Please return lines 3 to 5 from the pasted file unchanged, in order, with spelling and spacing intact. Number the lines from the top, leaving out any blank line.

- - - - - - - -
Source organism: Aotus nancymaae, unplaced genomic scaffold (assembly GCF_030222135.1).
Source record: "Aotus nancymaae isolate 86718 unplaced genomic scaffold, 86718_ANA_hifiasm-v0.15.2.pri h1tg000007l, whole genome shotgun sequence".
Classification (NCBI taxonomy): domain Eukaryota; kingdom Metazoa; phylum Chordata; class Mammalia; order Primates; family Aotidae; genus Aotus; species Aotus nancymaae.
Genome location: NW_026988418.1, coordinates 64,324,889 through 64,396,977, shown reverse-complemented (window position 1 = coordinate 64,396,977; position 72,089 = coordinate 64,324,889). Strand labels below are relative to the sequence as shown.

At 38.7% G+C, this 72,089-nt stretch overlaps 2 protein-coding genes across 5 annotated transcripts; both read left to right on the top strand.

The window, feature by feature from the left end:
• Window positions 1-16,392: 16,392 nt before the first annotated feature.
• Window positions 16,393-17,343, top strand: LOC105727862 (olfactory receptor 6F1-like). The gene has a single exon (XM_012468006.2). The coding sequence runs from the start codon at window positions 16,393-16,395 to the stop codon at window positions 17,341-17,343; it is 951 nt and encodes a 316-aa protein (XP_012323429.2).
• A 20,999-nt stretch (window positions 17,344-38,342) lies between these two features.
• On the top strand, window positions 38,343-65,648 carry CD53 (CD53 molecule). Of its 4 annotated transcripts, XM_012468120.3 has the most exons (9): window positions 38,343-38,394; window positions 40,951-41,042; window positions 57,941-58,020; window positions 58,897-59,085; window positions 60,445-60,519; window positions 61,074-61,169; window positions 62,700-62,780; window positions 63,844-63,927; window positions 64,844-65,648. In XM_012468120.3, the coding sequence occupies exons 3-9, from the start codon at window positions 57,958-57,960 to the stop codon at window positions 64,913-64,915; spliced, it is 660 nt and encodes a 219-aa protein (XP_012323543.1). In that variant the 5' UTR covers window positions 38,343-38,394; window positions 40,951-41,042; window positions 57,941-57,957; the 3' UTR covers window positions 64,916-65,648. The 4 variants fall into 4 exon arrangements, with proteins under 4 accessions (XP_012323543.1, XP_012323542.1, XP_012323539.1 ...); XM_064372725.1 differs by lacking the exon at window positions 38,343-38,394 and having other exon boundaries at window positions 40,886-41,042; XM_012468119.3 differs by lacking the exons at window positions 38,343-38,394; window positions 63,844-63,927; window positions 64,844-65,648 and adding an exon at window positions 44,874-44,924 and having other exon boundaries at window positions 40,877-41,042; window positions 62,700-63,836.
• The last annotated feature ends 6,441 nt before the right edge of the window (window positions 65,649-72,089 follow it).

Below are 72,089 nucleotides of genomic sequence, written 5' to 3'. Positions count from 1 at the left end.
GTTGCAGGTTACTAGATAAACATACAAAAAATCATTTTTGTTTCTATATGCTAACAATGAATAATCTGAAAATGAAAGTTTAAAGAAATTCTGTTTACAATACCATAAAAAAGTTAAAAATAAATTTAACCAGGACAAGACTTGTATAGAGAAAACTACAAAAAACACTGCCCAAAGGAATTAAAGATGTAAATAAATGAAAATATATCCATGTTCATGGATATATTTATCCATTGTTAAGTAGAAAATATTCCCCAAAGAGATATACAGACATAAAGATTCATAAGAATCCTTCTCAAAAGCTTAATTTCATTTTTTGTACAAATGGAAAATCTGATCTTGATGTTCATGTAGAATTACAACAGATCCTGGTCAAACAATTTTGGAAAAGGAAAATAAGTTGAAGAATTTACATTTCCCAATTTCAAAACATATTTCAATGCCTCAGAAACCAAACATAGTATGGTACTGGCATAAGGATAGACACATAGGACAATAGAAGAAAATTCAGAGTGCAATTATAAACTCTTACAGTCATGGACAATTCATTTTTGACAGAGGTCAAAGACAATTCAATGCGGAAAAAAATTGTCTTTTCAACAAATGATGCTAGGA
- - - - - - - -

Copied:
Classification (NCBI taxonomy): domain Eukaryota; kingdom Metazoa; phylum Chordata; class Mammalia; order Primates; family Aotidae; genus Aotus; species Aotus nancymaae.
Genome location: NW_026988418.1, coordinates 64,324,889 through 64,396,977, shown reverse-complemented (window position 1 = coordinate 64,396,977; position 72,089 = coordinate 64,324,889). Strand labels below are relative to the sequence as shown.

At 38.7% G+C, this 72,089-nt stretch overlaps 2 protein-coding genes across 5 annotated transcripts; both read left to right on the top strand.